I sometimes feel this site is a well-protected and well-edited bog site but I'm afraid someone or other might want an answer to her comment. On that issue, I followed suit to Jackie Kennedy and basically don't reply to any of them.
Anya, your wee pic which appears hereabove reminds me of a one-time travel-mate I had to Hawaii - Chrissy Sax.
She was a beautiful lady who fell in love with a mllionnaire visiting Maui. She was but 4'10" but the man was "average" in height. But then again, Hawaii is where dreams are spawned.
It's paradise made so the proletariat can understand it...at least it was back in '75 when we flew mega miles to get there from Toronto via Chicago and Los Angeles with the excitement of baggage "loss". However, as there were so many bags lost altogether, our insurance went to waste. Our bags were delivered to our rooms on the third day of our stay in Honolulu.
Looking back, TheBus was 25¢ per ride anywhere on the island, including to the back side where there's an unbelievable looking bay complete with a large rock formation protruding out of the snow-white sand near the shore when the tide is out used as a launching station into the clear blue-green waters below.
A Japanese nationale was working his way around the world in his management training course and made culture his speciality and took to learning recipes from the world over without having to learn much of any language.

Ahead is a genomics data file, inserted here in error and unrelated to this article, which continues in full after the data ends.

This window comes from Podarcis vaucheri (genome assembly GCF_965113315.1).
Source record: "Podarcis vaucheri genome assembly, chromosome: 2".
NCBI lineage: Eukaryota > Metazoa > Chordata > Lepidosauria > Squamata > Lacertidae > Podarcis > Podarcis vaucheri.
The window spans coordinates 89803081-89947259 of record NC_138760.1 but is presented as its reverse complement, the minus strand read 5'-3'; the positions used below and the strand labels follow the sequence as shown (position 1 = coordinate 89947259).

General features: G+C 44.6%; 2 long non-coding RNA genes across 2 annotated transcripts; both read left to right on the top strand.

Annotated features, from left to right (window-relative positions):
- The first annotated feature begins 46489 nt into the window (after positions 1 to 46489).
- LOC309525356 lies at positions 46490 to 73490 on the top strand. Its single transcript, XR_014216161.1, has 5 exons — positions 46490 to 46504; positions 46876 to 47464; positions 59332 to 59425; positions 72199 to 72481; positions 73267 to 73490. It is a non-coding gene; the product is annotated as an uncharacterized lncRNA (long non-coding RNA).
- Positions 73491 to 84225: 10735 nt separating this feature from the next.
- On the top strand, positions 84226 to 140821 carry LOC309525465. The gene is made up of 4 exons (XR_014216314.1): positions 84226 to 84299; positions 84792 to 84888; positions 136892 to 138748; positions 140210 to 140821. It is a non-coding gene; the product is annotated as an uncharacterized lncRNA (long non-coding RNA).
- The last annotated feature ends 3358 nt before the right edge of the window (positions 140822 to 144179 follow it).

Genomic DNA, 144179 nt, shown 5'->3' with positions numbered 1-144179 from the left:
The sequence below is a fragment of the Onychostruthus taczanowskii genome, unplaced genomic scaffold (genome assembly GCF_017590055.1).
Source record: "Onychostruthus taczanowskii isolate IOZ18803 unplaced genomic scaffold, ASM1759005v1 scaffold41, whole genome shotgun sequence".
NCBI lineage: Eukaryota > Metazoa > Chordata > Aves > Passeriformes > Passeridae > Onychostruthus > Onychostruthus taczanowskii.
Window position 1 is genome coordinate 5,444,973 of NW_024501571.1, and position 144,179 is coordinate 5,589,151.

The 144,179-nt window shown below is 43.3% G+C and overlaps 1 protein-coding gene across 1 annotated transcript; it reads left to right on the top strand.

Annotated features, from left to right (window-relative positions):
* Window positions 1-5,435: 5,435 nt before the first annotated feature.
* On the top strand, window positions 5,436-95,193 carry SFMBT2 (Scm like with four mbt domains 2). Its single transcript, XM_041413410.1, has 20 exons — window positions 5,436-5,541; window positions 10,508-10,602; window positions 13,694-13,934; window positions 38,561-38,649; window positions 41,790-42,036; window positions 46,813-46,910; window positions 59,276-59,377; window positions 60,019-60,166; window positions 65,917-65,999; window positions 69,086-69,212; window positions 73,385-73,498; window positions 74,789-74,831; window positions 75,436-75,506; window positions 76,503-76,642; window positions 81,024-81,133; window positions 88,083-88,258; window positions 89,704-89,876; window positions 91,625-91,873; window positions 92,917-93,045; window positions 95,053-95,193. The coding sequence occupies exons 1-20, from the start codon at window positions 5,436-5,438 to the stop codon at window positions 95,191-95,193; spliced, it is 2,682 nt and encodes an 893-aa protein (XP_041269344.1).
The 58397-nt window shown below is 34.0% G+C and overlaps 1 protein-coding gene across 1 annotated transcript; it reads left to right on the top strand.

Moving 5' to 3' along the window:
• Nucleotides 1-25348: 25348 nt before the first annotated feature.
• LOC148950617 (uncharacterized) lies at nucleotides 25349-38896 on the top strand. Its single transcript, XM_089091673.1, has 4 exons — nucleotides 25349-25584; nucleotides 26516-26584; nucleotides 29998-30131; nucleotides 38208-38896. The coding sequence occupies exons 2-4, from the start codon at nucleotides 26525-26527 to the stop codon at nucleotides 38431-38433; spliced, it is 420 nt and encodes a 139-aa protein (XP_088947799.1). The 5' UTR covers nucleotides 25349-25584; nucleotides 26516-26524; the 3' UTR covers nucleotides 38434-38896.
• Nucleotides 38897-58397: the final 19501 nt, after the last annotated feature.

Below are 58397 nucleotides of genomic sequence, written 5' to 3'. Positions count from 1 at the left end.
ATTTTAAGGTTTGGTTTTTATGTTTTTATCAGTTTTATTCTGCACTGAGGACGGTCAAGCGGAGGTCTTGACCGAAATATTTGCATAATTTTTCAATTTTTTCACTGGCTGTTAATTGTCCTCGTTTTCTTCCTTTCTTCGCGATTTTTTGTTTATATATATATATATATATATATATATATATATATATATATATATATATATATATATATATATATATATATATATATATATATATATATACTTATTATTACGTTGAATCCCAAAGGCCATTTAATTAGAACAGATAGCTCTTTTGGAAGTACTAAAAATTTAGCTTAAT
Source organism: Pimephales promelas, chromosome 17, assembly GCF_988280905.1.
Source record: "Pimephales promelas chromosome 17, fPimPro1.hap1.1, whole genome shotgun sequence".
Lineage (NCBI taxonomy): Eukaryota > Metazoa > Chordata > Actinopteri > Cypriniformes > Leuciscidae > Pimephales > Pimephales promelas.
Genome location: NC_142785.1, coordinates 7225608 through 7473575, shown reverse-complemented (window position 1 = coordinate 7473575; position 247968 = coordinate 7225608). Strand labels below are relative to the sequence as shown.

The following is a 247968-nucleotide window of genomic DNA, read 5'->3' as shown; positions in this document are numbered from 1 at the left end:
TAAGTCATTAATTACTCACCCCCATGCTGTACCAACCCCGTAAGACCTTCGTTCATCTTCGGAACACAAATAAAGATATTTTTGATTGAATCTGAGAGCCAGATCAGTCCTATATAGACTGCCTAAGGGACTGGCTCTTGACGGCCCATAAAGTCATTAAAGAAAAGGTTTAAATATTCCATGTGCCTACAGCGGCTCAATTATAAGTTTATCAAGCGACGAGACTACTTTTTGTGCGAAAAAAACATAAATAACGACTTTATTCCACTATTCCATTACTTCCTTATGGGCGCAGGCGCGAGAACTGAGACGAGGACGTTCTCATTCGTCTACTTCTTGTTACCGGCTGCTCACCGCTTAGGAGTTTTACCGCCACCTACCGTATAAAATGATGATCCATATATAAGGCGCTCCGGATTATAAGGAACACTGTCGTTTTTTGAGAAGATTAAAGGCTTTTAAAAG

While he stayed on Oahu, he had a rented car. He took me to see a rock formation called the Blow Hole. It was iin full action. He also drove me to a restaurant where I could eat pressure similated imu imu pig as prepared in a luau. I ate poi for the first time in my life and enjoyed the naturally purple fermentation.
I saw a top Japanese restaurant with gold carp in the stream surrounding it complete with bridges. I saw Punahou, the school that President Obama attended in his youth.
I later met a golf pro who played a guitar and sang for me on a balmy, starless night on the edge of Waikiki Beach. The nuns had taught him that hyn when he was in school.
During the last morning before my afternoon departure flight, I visited the Buddhist Temple protruding from amongst the verdant hills.
On the way home, I was brought crashing down to reality when an American GI posted in paradise told there were eleven children in his parents' family. When beef was on the menu each child said what cut or beef dish he or she wanted. Every cut they wanted was purchased. Then. Whoever was the helper that night would grind up all the cuts of beef together. It was well mixed to congeal no-filler, no-egg meat. The batch of meat was then made into even patties so that every child and mother and father got an equitable share of every cut of beef.
So, at the busstop, I realized another way of life, an American way of life. That brings us to our fun times Redhatting. God bless you and I hope you long enjoy redhat good times.
Yours in friendship,
F.E. Tiko Toyomi